A Mycobacterium tuberculosis cytochrome bd oxidase mutant is hypersensitive to bedaquiline

Michael Berney, Travis E. Hartman, William R. Jacobs

Research output: Contribution to journalArticle

47 Scopus citations

Abstract

The new medicinal compound bedaquiline (BDQ) kills Mycobacterium tuberculosis by inhibiting F1Fo-ATP synthase. BDQ is bacteriostatic for 4 to 7 days and kills relatively slowly compared to other frontline tuberculosis (TB) drugs. Here we show that killing with BDQ can be improved significantly by inhibiting cytochrome bd oxidase, a non-proton-pumping terminal oxidase. BDQ was instantly bactericidal against a cytochrome bd oxidase null mutant of M. tuberculosis, and the rate of killing was increased by more than 50%. We propose that this exclusively bacterial enzyme should be a high-priority target for new drug discovery.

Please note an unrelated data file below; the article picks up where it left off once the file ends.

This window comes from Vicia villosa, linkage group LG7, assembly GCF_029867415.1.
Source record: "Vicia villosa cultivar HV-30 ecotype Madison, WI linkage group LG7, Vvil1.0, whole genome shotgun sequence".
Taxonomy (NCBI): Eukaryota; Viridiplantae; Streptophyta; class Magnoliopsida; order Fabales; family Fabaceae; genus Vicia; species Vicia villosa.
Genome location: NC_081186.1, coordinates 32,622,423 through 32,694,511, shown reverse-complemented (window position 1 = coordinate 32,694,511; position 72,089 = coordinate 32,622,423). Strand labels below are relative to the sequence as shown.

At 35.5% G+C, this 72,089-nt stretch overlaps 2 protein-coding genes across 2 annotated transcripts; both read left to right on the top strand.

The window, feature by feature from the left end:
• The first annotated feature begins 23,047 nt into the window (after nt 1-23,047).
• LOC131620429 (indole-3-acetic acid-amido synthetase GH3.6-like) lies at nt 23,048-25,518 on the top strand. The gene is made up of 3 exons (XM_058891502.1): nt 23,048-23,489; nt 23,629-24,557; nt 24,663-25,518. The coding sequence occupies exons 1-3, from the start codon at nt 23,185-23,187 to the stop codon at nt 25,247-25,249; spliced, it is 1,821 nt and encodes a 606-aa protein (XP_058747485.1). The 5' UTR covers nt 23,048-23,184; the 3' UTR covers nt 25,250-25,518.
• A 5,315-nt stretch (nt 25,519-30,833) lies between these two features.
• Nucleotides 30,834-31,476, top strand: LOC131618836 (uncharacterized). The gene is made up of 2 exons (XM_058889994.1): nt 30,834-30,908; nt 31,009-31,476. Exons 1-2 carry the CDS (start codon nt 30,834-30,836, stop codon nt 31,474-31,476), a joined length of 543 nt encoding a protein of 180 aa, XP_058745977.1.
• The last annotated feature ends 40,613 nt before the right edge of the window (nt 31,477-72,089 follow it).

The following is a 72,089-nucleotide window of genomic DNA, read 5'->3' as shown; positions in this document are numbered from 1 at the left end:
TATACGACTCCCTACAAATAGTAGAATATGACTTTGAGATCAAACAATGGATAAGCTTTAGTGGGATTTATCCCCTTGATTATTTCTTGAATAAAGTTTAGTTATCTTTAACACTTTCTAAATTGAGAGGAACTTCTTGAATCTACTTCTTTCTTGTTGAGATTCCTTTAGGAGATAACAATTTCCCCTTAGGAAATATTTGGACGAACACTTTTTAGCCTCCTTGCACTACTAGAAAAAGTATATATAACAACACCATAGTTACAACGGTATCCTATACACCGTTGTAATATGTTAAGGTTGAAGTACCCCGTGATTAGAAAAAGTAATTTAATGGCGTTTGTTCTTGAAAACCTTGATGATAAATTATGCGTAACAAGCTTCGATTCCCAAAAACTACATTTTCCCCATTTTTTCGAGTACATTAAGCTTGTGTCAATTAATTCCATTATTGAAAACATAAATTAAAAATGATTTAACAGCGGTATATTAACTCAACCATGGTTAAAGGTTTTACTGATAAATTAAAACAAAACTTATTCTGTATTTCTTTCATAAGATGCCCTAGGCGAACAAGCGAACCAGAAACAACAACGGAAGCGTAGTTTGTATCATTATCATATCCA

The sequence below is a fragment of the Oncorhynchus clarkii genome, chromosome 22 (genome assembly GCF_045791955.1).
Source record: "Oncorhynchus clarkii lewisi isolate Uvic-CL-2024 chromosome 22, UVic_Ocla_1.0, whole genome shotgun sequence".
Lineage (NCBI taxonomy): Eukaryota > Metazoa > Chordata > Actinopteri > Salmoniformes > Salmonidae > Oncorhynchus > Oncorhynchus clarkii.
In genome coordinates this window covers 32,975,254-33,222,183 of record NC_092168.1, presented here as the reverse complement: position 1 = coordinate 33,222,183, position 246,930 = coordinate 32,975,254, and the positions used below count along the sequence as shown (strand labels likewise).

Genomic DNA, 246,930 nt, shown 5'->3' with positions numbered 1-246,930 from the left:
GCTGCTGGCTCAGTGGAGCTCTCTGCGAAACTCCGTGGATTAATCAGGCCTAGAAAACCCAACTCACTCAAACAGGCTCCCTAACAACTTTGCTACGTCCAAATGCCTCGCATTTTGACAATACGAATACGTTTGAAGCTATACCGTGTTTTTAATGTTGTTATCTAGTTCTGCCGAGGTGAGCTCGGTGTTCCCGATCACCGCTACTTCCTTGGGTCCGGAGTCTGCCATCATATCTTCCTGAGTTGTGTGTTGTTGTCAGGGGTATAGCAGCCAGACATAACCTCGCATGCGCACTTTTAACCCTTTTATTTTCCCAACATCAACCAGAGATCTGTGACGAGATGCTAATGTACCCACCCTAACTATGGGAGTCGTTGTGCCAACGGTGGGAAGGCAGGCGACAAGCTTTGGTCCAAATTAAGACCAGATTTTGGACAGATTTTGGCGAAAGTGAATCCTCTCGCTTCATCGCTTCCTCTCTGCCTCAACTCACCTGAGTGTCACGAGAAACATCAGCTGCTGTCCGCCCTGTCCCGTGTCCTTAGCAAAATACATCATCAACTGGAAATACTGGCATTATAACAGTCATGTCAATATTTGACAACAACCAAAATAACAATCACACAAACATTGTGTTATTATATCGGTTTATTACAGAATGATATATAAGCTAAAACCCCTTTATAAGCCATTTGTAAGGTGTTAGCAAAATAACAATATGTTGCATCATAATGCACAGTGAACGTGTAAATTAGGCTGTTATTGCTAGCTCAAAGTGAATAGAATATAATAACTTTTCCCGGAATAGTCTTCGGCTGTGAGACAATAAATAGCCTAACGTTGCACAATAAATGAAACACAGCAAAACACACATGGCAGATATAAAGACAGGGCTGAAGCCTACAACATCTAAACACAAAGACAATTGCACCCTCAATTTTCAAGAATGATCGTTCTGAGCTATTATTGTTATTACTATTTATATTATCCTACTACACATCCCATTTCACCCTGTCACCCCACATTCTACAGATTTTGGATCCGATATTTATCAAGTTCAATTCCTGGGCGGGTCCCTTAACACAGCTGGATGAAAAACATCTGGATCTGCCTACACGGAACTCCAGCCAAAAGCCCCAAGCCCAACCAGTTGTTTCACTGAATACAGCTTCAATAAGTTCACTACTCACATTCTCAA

IMPORTANCE A major drawback of current TB chemotherapy is its long duration. New drug regimens with rapid killing kinetics are desperately needed. Our study demonstrates that inhibition of a nonessential bacterial enzyme greatly improves the efficacy of the latest TB drug bedaquiline and emphasizes that screening for compounds with synergistic killing mechanisms is a promising strategy.

Original languageEnglish (US)
Article numbere01275-14
JournalmBio
Volume5
Issue number4
DOIs
StatePublished - Jul 15 2014

ASJC Scopus subject areas

  • Microbiology
  • Virology

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